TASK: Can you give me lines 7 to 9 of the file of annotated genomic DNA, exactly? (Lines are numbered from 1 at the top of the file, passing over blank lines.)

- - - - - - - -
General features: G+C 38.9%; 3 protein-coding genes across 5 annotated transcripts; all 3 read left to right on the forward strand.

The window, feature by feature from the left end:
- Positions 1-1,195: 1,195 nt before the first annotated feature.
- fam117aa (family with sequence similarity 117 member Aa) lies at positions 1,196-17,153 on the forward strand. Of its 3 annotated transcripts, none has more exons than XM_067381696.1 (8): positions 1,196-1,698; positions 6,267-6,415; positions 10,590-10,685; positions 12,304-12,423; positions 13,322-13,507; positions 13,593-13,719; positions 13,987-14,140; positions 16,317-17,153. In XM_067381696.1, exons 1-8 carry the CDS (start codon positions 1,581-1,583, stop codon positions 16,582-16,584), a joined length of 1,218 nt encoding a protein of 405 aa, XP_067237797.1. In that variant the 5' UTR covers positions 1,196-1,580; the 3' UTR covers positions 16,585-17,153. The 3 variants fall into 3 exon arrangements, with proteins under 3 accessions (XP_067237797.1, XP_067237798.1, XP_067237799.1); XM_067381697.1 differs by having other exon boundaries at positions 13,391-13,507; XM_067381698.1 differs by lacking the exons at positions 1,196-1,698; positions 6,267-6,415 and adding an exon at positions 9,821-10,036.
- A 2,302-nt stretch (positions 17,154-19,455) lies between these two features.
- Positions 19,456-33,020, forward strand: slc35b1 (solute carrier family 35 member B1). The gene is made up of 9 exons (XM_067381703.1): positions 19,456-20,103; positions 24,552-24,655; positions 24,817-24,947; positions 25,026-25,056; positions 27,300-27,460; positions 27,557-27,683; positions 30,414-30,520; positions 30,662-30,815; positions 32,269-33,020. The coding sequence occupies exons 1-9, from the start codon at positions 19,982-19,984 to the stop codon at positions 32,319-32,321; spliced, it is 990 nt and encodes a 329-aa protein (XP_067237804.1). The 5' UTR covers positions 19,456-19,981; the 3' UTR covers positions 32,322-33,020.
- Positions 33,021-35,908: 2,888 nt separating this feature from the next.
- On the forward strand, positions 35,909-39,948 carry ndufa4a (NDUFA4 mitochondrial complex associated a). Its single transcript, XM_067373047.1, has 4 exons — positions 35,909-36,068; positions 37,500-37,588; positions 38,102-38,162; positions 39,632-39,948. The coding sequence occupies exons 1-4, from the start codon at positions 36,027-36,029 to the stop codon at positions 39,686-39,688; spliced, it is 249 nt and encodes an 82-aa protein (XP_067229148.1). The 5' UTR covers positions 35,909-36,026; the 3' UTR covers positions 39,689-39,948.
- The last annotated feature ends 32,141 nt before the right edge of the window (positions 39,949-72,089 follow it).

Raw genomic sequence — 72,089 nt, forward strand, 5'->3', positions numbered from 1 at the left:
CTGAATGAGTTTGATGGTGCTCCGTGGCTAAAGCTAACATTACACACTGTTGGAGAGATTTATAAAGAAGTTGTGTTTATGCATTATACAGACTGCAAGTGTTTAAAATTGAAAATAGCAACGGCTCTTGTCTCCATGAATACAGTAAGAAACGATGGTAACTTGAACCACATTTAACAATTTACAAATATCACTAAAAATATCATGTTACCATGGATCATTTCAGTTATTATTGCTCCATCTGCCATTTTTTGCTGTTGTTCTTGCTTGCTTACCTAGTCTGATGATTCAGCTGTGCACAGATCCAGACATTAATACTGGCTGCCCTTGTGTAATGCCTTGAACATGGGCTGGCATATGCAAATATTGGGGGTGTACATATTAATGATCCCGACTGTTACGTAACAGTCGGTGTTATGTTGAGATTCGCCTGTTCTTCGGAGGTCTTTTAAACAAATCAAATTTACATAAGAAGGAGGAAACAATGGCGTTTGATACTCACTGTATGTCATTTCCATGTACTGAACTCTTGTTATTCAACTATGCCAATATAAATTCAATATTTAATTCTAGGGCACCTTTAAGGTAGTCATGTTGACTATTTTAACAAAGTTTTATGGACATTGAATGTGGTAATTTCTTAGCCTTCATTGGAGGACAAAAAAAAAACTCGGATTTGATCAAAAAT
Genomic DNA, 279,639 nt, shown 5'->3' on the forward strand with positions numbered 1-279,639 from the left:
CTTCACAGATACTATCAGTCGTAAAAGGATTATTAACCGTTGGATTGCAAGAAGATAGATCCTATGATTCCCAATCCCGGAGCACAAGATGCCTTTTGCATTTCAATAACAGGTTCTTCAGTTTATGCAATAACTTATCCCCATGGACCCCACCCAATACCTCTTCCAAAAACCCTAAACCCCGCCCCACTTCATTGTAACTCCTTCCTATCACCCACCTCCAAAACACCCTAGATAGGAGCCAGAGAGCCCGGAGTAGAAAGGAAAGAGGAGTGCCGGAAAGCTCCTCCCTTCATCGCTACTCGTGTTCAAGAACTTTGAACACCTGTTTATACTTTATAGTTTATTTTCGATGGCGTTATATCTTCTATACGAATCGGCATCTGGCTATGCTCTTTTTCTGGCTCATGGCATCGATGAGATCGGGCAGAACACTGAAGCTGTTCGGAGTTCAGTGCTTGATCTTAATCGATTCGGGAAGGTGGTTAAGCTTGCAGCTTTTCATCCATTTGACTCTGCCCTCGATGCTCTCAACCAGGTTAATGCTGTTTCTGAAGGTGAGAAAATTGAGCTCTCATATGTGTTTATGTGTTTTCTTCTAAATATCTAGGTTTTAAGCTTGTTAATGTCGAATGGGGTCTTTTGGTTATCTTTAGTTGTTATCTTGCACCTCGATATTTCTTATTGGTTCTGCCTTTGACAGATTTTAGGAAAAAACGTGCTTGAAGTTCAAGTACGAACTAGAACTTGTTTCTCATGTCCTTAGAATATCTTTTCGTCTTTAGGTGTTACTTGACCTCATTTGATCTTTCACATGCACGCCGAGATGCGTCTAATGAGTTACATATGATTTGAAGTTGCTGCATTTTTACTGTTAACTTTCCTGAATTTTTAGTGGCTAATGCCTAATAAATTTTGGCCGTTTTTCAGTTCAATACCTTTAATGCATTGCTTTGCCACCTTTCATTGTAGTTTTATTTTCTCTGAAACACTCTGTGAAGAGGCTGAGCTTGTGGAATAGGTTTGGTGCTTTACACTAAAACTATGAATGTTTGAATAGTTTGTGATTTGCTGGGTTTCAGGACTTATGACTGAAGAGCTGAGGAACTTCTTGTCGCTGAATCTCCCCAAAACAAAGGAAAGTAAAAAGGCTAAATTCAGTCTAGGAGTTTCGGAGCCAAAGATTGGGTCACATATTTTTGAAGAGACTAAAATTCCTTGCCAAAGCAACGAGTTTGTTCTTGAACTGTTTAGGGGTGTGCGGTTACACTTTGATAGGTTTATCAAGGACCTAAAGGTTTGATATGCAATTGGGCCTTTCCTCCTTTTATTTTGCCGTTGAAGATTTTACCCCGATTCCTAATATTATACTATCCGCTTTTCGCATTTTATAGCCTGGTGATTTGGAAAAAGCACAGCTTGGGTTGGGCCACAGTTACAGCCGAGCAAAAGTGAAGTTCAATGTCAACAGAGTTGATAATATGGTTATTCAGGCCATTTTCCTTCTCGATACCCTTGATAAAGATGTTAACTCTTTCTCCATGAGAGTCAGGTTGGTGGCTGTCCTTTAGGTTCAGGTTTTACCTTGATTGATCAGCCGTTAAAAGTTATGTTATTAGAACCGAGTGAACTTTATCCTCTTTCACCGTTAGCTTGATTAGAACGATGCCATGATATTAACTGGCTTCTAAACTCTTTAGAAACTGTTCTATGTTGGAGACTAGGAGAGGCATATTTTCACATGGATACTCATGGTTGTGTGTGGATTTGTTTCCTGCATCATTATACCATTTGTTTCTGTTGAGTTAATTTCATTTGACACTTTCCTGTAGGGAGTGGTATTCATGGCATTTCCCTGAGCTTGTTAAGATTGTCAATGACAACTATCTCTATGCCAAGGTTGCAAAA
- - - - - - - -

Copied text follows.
- Positions 33,021-35,908: 2,888 nt separating this feature from the next.
- On the forward strand, positions 35,909-39,948 carry ndufa4a (NDUFA4 mitochondrial complex associated a). Its single transcript, XM_067373047.1, has 4 exons — positions 35,909-36,068; positions 37,500-37,588; positions 38,102-38,162; positions 39,632-39,948. The coding sequence occupies exons 1-4, from the start codon at positions 36,027-36,029 to the stop codon at positions 39,686-39,688; spliced, it is 249 nt and encodes an 82-aa protein (XP_067229148.1). The 5' UTR covers positions 35,909-36,026; the 3' UTR covers positions 39,689-39,948.
- The last annotated feature ends 32,141 nt before the right edge of the window (positions 39,949-72,089 follow it).